The James spot plays off the frequent claim by Greuel, the city controller, that she would be the best mayor because she has investigated city agencies and knows "where the bodies are buried." That's because, James retorts, Greuel "helped bury them."
James, the lone Republican in the field, accused Greuel and Garcetti of "raiding" special city funds to help close budget gaps created by their mismanagement. The money went to cover employee raises, pension costs, "redecorated offices" and "handouts to special interests," James charges.
City officials have defended transfers into the city's general fund as a stop-gap measure to pay for crucial services, including Police and Fire Department operations, when tax receipts took a sharp downward turn during the Great Recession.
James' opponents belittled the video.
"If the Kevin James campaign falls in a forest, can anyone hear it With 209 views on YouTube, the only people seeing Kevin James' ad is Kevin James," said Greuel's chief strategist, John Shallman.
After speaking at a mayoral forum on education Wednesday along with James and other candidates, Garcetti laughed about the video. "I told Kevin, 'We're going to bury you. We're going to bury the competition,' " Garcetti said.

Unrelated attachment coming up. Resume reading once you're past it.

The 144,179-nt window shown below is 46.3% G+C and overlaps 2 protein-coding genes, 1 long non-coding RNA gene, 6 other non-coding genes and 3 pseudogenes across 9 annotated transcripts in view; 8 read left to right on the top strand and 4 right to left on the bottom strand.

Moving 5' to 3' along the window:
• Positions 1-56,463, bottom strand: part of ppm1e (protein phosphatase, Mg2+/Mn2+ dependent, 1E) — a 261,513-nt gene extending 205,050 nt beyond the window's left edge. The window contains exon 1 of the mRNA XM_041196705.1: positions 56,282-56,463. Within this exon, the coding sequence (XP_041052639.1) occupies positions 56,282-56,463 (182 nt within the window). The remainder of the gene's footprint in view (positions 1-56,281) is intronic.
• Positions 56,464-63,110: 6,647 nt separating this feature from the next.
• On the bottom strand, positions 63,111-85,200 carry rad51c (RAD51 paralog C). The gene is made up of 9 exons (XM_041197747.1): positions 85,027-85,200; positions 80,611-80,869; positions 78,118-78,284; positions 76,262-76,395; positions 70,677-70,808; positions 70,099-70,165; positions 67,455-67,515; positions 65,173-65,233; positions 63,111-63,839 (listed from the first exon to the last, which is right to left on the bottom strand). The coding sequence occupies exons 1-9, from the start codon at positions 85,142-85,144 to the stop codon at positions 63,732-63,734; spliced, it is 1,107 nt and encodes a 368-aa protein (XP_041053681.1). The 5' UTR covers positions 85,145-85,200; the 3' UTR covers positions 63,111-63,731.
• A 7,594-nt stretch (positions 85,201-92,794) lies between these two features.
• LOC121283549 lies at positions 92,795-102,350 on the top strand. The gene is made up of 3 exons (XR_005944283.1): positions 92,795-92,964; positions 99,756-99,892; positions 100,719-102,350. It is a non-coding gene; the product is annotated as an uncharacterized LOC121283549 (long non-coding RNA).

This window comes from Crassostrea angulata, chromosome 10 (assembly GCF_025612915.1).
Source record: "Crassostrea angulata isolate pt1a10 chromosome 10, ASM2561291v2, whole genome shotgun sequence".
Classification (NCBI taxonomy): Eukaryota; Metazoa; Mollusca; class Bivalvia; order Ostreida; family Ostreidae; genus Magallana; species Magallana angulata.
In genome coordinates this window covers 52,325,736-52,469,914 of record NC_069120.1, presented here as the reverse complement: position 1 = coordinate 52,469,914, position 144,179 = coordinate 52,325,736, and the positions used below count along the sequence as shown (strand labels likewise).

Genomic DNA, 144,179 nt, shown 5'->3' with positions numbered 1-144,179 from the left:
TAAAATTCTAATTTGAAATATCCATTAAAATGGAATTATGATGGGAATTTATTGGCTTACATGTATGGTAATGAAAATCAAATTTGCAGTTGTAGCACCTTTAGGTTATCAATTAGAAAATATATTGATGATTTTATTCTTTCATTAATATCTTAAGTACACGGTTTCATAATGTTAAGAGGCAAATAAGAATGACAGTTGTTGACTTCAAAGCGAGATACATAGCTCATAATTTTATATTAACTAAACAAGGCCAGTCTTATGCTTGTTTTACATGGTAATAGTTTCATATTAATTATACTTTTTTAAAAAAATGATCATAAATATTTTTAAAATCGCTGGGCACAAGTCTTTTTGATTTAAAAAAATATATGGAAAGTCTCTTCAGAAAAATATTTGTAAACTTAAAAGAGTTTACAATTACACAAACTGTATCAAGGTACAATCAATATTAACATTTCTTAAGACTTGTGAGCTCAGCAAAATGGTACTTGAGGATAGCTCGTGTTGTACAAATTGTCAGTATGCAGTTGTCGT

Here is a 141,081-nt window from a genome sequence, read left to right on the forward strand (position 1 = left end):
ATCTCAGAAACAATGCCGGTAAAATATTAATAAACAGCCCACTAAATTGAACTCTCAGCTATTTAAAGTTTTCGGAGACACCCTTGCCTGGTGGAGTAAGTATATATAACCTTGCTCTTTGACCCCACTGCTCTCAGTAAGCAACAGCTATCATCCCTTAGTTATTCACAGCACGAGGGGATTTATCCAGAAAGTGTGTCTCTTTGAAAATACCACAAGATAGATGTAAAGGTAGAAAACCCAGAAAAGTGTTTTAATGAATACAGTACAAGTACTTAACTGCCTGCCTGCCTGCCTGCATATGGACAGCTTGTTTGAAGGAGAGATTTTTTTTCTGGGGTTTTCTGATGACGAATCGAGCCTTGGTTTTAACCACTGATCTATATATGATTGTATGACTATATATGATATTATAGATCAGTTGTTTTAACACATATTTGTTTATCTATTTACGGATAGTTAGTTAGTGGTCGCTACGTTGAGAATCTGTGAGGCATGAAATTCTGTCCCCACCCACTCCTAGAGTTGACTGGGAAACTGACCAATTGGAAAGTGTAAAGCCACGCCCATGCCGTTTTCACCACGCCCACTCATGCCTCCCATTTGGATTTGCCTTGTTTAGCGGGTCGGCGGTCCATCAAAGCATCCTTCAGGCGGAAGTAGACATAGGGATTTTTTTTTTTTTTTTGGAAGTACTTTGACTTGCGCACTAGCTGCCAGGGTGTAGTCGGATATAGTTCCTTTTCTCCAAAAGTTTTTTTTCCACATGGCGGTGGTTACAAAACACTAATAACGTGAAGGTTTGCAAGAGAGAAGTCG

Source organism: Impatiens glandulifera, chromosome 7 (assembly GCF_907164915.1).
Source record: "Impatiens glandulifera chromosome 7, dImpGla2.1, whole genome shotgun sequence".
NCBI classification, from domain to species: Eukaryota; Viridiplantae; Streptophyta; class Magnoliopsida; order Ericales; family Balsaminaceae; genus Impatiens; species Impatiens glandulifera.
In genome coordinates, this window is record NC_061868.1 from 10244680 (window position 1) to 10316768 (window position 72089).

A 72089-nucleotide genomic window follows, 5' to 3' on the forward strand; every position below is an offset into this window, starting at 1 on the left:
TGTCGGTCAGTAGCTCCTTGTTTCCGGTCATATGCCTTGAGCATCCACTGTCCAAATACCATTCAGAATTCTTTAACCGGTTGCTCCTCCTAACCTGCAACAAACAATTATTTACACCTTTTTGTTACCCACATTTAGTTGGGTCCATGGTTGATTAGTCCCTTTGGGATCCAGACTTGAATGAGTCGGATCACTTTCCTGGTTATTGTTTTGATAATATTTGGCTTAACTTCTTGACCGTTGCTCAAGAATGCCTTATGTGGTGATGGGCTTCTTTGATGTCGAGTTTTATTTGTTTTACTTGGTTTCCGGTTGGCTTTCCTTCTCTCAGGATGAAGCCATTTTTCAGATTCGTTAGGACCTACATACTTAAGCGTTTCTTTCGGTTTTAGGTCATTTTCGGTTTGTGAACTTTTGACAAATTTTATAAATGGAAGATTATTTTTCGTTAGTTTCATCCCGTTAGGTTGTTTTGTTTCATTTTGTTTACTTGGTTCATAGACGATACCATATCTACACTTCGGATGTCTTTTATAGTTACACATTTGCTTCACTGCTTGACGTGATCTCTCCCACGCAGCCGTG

With less than $25,000 cash on hand the last time campaign totals were reported, James has few options to draw attention to himself. (An independent campaign group, however, has spent more than $658,000 to air television and radio ads on James's behalf.) The new spot appeared to be garnering just the kind of "free" media attention that campaigns hope for when they release such videos.
At least three local television affiliates jumped on the story. CNN had a camera at the news conference when the campaign released the video, which it dubbed "Buried." KFI radio, Reuters and other outlets followed suit.
One of the claims in the ad is that "corruption is the way of life in City Hall, making L.A. one of the most corrupt regions in America."